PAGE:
Bloomberg the Company & Products

Bloomberg Anywhere Login

Bloomberg

Connecting decision makers to a dynamic network of information, people and ideas, Bloomberg quickly and accurately delivers business and financial information, news and insight around the world.

Company

Financial Products

Enterprise Products

Media

Customer Support

  • Americas

    +1 212 318 2000

  • Europe, Middle East, & Africa

    +44 20 7330 7500

  • Asia Pacific

    +65 6212 1000

Communications

Industry Products

Media Services

Follow Us

Exxon Settles Lawsuit Over Gulf Offshore Oil Lease Against U.S.

Don't Miss Out —
Follow us on:

Jan. 7 (Bloomberg) -- Exxon Mobil Corp., the largest publicly traded oil company, settled its lawsuit against U.S. Interior Secretary Kenneth Salazar over the government’s decision to cancel offshore leases that may yield “billions of barrels of oil.”

The accord “will allow ExxonMobil to develop this very large, but technically challenging, resource as quickly as possible using a phased approach,” Patrick McGinn, a spokesman for Irving, Texas-based Exxon, said in an e-mail yesterday.

Exxon sued Aug. 12 over a ruling by the department that canceled Gulf of Mexico leases for the so-called Julia Unit. The company and the government entered into settlement agreement on Dec. 30, according to a filing yesterday in U.S. District Court in Lake Charles, Louisiana.

Exxon said in its complaint that it sought a suspension for its Julia leases in 2008 because of drilling complexity. It cited federal regulations that allow oil oil producers to suspend production in their fields, partly “to facilitate proper development of a lease.”

The Interior Department denied the request in 2009, stating that the company“had not demonstrated a commitment to production” according to court papers. Unsuccessful appeals followed.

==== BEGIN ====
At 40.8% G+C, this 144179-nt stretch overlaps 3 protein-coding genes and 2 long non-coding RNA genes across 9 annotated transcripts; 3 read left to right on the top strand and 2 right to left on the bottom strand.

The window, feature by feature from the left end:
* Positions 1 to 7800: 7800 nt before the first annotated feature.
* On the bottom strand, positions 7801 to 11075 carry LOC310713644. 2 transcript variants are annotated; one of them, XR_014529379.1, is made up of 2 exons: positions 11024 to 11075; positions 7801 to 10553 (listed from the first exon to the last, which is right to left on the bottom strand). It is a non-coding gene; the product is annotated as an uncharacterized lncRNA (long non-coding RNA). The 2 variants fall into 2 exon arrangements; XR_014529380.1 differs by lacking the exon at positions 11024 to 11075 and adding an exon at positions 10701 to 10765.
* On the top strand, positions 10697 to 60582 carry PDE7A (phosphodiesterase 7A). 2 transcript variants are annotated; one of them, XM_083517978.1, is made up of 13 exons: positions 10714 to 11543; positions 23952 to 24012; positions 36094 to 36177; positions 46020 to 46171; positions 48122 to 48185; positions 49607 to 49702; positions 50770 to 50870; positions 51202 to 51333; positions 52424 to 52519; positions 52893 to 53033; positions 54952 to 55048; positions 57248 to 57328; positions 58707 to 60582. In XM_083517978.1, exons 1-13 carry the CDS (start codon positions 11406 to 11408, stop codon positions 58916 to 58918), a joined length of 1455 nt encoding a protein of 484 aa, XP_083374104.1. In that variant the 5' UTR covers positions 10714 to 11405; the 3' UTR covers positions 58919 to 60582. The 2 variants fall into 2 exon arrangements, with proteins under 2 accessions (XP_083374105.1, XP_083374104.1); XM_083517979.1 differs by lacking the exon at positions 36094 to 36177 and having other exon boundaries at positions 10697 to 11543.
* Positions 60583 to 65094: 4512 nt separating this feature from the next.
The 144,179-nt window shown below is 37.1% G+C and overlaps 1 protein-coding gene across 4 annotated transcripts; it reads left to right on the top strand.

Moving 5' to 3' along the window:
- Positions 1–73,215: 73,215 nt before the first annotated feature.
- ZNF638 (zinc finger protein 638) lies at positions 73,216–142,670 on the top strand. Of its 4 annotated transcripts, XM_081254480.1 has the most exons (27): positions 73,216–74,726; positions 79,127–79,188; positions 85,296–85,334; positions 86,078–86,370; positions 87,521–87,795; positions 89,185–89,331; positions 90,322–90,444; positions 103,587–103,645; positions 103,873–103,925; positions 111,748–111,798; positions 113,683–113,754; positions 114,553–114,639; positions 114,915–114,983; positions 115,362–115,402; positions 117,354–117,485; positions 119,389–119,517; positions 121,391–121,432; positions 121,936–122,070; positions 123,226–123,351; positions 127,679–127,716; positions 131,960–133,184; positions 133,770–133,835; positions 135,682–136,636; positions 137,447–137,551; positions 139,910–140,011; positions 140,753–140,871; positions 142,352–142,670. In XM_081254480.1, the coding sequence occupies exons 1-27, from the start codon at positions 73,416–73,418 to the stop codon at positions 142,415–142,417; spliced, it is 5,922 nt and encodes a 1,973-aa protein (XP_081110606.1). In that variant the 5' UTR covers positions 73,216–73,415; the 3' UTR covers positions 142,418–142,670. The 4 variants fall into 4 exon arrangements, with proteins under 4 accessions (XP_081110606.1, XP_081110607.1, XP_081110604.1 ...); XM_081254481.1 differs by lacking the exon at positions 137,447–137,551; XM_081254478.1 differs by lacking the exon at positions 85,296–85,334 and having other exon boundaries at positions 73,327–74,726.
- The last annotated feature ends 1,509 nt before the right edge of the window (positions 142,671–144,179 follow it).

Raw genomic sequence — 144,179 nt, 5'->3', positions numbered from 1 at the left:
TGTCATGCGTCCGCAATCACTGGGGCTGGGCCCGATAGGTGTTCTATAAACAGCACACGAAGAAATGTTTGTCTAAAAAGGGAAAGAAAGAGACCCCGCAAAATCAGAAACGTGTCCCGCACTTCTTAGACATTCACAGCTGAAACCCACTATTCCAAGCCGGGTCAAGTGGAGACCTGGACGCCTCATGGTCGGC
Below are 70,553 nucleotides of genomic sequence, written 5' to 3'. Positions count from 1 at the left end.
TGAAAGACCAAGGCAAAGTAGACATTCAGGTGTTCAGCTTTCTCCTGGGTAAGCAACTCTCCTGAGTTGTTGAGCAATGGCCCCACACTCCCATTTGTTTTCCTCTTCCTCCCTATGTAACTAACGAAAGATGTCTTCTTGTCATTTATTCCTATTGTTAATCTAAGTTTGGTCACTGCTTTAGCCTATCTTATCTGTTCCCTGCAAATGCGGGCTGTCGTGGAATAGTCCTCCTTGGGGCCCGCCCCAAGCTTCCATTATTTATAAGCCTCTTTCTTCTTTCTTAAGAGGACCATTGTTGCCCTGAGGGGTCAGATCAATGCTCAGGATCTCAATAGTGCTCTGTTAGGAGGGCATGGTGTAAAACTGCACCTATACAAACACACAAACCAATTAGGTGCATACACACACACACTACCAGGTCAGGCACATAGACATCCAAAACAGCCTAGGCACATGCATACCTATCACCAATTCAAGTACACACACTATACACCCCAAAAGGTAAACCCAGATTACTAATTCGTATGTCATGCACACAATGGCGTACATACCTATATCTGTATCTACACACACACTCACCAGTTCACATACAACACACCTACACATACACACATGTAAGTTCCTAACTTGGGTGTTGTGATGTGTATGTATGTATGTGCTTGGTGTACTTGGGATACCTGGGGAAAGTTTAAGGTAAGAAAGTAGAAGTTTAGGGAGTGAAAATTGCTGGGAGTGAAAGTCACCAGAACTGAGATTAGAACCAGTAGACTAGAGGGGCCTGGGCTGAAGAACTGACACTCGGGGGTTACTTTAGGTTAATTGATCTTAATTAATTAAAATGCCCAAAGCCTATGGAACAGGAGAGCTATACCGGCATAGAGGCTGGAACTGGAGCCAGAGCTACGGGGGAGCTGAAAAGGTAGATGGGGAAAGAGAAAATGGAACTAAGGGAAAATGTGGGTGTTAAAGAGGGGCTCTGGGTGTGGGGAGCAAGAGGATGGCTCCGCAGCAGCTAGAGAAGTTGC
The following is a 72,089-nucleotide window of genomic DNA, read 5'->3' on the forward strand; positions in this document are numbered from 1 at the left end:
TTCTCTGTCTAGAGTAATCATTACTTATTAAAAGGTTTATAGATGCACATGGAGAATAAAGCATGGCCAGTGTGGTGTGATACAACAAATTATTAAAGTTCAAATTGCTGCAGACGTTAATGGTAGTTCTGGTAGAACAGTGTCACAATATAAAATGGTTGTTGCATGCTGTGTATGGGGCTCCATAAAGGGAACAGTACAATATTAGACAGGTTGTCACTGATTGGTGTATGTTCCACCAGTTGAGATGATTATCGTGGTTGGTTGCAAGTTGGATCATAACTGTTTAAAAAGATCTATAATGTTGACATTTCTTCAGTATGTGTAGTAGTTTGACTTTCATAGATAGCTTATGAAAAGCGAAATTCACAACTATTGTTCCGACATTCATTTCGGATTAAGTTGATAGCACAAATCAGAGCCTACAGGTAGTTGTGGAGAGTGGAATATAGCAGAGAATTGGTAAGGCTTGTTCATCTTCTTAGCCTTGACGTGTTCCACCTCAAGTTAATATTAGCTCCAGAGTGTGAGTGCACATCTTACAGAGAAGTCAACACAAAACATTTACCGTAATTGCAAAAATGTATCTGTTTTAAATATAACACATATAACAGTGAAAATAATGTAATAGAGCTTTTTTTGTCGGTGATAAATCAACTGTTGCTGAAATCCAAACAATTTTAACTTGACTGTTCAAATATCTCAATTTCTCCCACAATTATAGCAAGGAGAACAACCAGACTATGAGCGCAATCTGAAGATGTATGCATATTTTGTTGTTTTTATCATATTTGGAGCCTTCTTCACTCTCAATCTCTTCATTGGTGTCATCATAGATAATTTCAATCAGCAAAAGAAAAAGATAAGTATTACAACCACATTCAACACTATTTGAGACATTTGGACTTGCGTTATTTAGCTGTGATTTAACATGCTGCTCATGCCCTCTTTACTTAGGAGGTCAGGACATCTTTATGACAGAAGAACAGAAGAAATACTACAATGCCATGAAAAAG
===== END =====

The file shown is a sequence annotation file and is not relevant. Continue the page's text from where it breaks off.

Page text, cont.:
Suspension of Production

As part of the settlement, the Interior Department granted a suspension of production for the leases from Dec. 13, 2008, to Oct. 31, 2013. The department will grant a second suspension until Aug. 31, 2014, if Exxon and Statoil ASA, a partner in Exxon’s Julia fields, remains in compliance with the terms of the agreement and takes certain steps toward production, according to court documents.

Exxon and Statoil agreed to pay a yearly fee on the original leases of $650 per acre until 87.5 million barrels of oil are produced from the fields. The first fee will be owed for 2011, according to court documents. The minimum royalty rate for the leases was increased to $11 per acre and the yearly rental rate increased to $16 an acre.

“The Julia project will play an important role in meeting America’s energy demand,” McGinn said in the e-mail. “The initial phase of the project is expected to produce more than 175 million barrels of oil through six production wells.”

Melissa Schwartz, a spokeswoman for the Interior Department, said in an e-mailed statement that the proposed settlement affirms the regulatory process, “provides incentives for timely and thorough development of the leases, and secures a fair return on those resources to the U.S. Treasury.”

The case is Exxon Mobil Corp. v. Kenneth Salazar, 11-CV-1474, U.S. District Court, Western District of Louisiana (Lake Charles).

To contact the reporter on this story: Mark Chediak in San Francisco at mchediak@bloomberg.net

To contact the editor responsible for this story: Michael Hytha at mhytha@bloomberg.net

Please upgrade your Browser

Your browser is out-of-date. Please download one of these excellent browsers:

Chrome, Firefox, Safari, Opera or Internet Explorer.